Various management techniques are used for vulvodynia pain, such as medications, physiotherapy, and injections. Clinically, patients often have limited or no response to these treatment modalities.1,5 Osteopathic manipulative treatment (OMT) should be considered when treating patients with vulvar pain, as the basic osteopathic principles, “the body is a unit” and “structure and function are reciprocally interrelated,” are addressed. Open communication is important to keep the patient engaged in her care. Clear, informed consent for every noninvasive or invasive procedure is critical for a healthy patient-physician relationship, as well as ensuring the patient feels empowered throughout her health care journey.7,8 
Anatomy Overview
The bony structure of the pelvis is formed by the innominate bones that meet anteriorly at the pubic symphysis. The sacrum articulates within the innominate bones posteriorly and the coccyx inferiorly. The thoracolumbar fascia (TLF) is dense tissue that extends from the sacrum to the upper back and neck. The 3 connective tissue layers of the TLF enclose the erector spinae, multifidus, and quadratus lumborum muscles. Muscle tone within the TLF increases fascial tension, thus increasing ligamentous tension in the deep sacroiliac (SI) joint.9-11 The form and force closure of the interlocking joint surfaces and the tension provided by the TLF help stabilize the pelvis. Additionally, the contractile forces of the levator ani and coccygeus muscles (or pelvic diaphragm), which attach anteriorly on the sacrum, function during respiration to maintain pelvic organ support.10,12 The muscles, ligaments, and fascia stabilize the pelvis and act as a pelvic floor sling to support the bladder, reproductive organs, and rectum.3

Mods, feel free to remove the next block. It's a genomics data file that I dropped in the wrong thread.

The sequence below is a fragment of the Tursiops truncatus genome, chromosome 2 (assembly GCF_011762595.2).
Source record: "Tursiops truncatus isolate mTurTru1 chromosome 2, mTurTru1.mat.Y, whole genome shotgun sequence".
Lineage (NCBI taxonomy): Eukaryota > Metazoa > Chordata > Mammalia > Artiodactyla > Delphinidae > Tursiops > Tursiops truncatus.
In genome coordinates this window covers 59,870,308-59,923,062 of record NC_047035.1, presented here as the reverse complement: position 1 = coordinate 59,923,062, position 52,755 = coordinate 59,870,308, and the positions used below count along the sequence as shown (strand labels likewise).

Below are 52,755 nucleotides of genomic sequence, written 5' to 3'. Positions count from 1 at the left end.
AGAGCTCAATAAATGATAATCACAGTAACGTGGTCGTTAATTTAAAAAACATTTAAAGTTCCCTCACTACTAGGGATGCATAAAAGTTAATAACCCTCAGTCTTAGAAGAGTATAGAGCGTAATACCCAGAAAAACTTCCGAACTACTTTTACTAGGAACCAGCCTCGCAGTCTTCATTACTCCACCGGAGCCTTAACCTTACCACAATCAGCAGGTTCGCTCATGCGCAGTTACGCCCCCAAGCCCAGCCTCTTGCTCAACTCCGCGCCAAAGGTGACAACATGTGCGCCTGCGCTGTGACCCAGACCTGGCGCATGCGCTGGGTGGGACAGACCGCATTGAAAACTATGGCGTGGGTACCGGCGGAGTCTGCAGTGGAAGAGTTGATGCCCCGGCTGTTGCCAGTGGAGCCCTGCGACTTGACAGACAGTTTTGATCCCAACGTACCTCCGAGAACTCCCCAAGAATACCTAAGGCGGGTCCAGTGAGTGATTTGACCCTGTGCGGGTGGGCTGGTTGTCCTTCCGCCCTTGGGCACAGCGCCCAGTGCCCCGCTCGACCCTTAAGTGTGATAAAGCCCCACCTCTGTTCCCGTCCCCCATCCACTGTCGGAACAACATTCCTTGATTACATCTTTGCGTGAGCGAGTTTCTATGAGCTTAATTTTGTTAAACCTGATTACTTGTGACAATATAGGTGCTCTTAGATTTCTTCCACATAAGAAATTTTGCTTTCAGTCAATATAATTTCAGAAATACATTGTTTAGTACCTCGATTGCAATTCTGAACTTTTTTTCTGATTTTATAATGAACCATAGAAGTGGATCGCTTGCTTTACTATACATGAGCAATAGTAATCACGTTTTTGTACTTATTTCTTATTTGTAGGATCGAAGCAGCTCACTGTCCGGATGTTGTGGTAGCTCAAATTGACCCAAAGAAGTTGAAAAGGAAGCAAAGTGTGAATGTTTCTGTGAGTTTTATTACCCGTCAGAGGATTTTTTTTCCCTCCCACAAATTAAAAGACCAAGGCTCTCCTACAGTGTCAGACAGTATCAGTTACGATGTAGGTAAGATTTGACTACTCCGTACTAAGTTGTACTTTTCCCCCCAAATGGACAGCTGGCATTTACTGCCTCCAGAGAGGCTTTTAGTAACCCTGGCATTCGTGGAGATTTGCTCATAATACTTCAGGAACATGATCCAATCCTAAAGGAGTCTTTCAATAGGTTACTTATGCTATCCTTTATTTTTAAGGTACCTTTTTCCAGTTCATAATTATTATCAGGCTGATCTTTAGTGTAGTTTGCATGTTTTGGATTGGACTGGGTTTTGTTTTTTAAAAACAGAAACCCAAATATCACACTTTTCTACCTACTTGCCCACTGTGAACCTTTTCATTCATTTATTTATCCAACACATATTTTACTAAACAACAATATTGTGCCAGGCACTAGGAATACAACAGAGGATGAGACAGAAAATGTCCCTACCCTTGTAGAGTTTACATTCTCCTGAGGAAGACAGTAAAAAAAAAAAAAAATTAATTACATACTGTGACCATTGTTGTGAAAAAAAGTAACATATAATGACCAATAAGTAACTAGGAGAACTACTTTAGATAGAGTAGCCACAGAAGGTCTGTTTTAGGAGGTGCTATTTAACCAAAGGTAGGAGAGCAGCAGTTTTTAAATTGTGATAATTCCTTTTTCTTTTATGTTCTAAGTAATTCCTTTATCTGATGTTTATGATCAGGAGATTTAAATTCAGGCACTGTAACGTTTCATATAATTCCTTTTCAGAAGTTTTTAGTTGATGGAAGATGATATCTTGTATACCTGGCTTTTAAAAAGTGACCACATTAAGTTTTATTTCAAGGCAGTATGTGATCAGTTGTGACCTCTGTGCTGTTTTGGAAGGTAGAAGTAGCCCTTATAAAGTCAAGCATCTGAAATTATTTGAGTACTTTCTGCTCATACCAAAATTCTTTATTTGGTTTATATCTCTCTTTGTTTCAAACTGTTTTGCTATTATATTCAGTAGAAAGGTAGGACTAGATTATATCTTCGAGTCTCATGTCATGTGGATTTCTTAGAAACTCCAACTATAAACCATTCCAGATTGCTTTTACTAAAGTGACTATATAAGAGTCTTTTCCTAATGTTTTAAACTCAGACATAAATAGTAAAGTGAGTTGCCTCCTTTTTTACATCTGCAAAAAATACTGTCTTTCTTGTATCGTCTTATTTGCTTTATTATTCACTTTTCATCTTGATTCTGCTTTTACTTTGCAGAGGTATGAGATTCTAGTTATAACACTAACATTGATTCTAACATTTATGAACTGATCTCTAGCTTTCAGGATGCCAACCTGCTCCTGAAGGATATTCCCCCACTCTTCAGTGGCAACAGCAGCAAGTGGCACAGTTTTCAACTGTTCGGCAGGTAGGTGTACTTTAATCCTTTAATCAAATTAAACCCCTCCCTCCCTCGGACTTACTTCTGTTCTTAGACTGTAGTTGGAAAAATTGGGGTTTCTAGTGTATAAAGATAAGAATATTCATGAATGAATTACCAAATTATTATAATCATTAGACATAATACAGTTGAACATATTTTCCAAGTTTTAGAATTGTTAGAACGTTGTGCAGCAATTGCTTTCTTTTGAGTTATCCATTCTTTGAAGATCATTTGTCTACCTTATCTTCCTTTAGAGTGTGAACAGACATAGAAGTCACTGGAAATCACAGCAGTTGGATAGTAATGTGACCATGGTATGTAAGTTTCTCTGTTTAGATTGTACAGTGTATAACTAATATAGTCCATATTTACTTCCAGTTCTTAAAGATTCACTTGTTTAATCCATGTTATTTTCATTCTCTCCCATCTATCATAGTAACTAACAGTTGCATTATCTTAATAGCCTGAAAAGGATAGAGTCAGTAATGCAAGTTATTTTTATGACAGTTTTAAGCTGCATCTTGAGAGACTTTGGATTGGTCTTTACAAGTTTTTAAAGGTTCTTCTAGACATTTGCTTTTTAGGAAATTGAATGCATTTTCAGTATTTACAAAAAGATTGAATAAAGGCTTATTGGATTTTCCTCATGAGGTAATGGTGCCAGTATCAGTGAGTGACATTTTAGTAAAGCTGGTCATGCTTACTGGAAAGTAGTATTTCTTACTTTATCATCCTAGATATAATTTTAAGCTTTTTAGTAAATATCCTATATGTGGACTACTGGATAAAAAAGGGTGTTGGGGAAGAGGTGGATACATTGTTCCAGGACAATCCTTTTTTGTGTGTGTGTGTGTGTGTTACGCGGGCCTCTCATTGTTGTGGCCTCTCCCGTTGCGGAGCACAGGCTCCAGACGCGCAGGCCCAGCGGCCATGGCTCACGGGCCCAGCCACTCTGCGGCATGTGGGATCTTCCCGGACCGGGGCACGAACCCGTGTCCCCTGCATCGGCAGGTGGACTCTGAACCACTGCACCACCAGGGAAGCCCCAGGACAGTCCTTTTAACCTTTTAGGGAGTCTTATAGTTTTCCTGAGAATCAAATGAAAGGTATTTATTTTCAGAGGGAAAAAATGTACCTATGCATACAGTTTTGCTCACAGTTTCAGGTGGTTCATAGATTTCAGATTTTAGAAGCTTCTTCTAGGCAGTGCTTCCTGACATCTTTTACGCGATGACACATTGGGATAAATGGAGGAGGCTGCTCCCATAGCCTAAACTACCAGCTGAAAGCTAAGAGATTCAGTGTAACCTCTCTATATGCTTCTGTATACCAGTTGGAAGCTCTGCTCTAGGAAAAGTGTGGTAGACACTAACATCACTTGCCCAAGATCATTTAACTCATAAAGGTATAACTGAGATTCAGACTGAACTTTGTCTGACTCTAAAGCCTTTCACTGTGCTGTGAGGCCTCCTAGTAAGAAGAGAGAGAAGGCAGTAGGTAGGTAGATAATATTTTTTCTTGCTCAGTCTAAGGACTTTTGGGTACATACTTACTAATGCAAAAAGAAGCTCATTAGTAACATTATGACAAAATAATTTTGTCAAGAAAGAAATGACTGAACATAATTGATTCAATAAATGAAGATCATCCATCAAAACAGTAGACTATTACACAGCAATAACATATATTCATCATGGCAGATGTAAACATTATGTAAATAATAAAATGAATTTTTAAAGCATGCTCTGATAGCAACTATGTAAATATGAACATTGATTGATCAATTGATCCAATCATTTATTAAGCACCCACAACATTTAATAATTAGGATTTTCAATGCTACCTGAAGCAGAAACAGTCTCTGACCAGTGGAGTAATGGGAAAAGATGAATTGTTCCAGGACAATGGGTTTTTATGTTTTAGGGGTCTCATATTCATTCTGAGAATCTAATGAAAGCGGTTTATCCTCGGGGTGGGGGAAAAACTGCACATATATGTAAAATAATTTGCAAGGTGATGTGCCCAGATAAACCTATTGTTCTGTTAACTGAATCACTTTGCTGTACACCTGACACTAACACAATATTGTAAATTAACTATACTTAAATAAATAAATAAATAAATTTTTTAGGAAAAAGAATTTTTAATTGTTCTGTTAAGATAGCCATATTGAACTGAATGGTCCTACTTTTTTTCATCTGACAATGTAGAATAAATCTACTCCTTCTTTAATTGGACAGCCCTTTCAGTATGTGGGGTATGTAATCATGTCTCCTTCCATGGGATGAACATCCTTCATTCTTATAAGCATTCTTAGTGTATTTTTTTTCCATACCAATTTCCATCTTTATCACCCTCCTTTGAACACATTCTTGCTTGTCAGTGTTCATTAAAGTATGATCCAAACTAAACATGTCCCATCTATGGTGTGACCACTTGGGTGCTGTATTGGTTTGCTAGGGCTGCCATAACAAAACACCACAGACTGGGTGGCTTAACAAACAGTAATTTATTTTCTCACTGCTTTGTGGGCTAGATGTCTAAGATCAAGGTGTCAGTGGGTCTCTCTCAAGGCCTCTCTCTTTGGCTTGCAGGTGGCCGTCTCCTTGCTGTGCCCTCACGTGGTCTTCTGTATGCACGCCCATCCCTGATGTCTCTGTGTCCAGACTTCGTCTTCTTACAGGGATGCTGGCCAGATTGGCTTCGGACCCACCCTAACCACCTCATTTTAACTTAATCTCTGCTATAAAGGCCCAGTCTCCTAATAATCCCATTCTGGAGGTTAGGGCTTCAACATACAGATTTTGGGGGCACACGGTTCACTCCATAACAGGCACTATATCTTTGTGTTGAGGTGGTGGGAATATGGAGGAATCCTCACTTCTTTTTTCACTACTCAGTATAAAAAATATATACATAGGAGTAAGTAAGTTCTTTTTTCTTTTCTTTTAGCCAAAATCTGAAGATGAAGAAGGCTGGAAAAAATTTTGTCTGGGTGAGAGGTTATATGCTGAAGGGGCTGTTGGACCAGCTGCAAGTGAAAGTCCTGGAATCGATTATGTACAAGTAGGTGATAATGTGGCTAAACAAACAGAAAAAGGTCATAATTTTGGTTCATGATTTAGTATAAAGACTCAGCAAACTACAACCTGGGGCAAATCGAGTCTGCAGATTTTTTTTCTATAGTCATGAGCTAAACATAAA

The stability of the pelvic girdle also depends on coordinated tone and activation of the surrounding myofascial components, such as the lower limb.13 The TLF is linked via the gluteus maximus to the fascia lata, which encases the hamstrings, quadriceps, and adductors.9 Additionally, the sacrotuberous ligament is continuous with the ischium, the fascial sheath of the pudendal nerve, the lowest fiber of the gluteus maximus, and the biceps femoris.10,14 Increased tension in the biceps femoris alters sacrotuberous ligament tension, which affects SI joint function.15 Ultimately, dysfunction of sacral motion alters ligamentous tension on the uterus or the pelvic floor and can result in perineal pain.6,16 
Perineal pain is mediated via the inferior hypogastric plexus (IHP), a paired structure lateral to the uterine cervix innervating the pelvic viscera. The IHP is composed of postganglionic sympathetic, preganglionic and postganglionic parasympathetic, and visceral afferent fibers. The sympathetic fibers of the IHP mediate nociceptive sensations from the viscera. If the pain input originates superior to the cervix, it will enter the spinal cord via the superior hypogastric plexus and show signs of sensitization at T10 to T12. Pain at or below the cervix will enter the sacrum resulting in low back pain. Pudendal afferent nerve entrapment can also cause pelvic floor pain.17 
Report of Case